In a great win for religious liberty, the Court held that the Religious Freedom Restoration Act protects the honest religious convictions of for-profit companies. In its RFRA analysis, the Court assumed for the sake of argument that the government had a compelling interest in providing contraception, and held that the government violated RFRA because there were less restrictive ways of achieving its interest in providing contraception. Find the opinion here.
The decision does not portend much helpful news about the Catholic non-profit organizations' suits against the contraception mandate, because the Court was not presented with whether HHS's accommodation to non-profit organizations satisfies RFRA. Hobby Lobby, as a for-profit company, did not receive the accommodation, and thus the Court only ruled that RFRA prohibited the bare mandate. The Court actually used the accommodation as an example of how the government could have been more sensitive to religious liberty, in support of its point that the government had less restrictive means to achieve its interests. The Court, however, carefully stated that it was not deciding whether the accommodation satisfied RFRA in the face of other religious claims. But, Justice Kennedy's separate concurrence seems to reveal his opinion that the accommodation cures the mandate's violation of religious beliefs (which is exactly what HHS wants the Court to think). Kennedy opined, "Th[e] accommodation equally furthers the Government’s interest but does not impinge on the plaintiffs’ religious beliefs."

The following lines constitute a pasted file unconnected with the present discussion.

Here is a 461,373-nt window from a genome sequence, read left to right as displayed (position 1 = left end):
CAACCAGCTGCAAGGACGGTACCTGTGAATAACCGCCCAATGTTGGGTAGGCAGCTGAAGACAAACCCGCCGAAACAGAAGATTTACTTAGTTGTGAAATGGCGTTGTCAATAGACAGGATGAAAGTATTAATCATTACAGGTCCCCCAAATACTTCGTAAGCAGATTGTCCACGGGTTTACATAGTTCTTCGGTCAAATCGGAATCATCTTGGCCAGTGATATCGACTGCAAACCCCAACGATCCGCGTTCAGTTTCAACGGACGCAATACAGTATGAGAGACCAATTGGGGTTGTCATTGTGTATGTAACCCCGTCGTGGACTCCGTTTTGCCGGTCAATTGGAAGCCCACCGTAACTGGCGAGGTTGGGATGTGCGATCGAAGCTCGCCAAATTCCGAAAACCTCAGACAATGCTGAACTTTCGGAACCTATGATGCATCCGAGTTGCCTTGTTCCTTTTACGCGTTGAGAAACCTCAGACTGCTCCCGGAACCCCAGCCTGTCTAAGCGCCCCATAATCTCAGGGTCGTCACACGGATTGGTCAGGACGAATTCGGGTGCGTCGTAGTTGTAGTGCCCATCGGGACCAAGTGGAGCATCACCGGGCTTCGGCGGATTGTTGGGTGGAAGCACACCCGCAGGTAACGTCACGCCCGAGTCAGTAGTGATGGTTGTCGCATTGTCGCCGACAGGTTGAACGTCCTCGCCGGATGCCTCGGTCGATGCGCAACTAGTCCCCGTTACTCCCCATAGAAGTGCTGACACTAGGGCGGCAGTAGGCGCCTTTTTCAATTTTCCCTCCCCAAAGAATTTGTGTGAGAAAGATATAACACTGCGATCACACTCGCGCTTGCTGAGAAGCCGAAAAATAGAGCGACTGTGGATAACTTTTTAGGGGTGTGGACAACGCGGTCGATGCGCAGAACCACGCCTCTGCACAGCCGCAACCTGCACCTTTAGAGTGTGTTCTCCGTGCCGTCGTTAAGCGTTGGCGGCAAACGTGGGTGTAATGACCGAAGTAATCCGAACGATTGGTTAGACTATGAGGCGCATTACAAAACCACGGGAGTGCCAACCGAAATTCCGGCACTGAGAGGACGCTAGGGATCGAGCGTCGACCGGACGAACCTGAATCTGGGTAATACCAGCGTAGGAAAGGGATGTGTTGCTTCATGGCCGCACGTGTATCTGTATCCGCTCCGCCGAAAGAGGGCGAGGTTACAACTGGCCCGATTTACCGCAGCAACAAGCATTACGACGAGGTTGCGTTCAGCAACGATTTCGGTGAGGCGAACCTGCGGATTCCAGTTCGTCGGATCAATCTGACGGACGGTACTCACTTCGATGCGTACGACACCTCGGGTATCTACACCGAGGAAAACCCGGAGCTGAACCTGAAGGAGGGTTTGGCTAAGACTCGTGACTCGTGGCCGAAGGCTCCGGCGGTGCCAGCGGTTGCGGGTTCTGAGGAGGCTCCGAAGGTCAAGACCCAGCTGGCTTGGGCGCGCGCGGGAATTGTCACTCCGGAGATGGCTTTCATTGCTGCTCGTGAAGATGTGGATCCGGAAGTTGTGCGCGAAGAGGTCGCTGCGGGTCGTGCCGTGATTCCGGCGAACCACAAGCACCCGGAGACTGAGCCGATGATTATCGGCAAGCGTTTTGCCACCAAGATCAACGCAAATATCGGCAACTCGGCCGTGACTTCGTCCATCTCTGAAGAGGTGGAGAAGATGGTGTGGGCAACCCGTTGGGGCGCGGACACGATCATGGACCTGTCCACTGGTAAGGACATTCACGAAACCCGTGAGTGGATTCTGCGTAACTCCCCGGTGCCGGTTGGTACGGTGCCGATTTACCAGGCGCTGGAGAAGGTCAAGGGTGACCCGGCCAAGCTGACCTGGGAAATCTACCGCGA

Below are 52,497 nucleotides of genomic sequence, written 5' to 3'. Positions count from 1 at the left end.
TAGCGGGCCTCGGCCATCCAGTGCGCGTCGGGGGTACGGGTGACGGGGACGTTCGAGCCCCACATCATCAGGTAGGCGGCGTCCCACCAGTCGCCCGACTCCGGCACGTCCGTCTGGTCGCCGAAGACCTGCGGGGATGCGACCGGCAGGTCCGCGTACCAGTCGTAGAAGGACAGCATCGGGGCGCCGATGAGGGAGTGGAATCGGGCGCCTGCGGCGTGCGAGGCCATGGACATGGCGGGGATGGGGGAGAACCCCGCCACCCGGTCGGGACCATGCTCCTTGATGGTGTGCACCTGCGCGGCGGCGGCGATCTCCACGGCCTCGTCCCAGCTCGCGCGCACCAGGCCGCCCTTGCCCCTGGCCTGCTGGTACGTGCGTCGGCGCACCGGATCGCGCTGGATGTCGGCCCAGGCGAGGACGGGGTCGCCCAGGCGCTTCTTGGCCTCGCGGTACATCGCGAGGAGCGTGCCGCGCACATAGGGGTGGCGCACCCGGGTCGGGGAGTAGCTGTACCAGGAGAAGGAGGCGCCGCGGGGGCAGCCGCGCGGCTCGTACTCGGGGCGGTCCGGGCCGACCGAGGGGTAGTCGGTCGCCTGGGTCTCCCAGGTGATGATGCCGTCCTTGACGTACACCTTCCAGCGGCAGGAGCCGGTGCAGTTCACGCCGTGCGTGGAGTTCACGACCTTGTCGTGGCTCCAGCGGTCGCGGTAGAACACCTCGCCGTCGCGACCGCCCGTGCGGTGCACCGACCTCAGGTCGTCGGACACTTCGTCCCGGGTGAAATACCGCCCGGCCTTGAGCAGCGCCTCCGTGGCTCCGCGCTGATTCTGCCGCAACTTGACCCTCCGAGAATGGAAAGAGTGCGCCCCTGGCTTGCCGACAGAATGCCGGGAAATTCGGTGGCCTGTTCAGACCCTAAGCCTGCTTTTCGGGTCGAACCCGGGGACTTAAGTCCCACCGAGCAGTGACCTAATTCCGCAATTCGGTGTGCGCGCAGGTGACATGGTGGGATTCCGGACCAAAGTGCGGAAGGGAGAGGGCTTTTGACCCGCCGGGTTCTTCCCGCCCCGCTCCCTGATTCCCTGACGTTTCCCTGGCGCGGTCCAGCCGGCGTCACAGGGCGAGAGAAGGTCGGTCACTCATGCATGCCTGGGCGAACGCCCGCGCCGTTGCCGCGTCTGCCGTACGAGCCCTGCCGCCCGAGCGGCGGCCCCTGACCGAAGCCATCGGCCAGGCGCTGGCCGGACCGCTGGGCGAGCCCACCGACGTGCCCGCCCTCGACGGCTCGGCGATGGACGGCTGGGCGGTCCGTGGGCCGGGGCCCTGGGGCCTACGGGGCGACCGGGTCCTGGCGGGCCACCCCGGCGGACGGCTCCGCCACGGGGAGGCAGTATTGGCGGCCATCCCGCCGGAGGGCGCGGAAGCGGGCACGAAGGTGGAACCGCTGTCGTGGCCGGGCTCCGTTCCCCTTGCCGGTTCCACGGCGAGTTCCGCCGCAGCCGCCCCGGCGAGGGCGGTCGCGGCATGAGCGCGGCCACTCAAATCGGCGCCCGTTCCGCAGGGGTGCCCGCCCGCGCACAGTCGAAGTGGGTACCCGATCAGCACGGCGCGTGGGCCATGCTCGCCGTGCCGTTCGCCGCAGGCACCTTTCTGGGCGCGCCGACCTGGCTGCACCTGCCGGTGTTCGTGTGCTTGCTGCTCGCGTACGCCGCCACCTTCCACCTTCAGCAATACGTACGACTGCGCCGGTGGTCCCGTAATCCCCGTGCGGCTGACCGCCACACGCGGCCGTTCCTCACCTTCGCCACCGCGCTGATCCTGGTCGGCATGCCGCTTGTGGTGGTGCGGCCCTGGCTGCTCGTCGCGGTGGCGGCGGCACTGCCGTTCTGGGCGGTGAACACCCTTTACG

Let's pray that this opinion prompts Pres. Obama to drop the mandate on religious objectors, instead of sticking to his accommodation. Because even with this great victory for religious liberty, the result of the accommodation cases still looks unsure.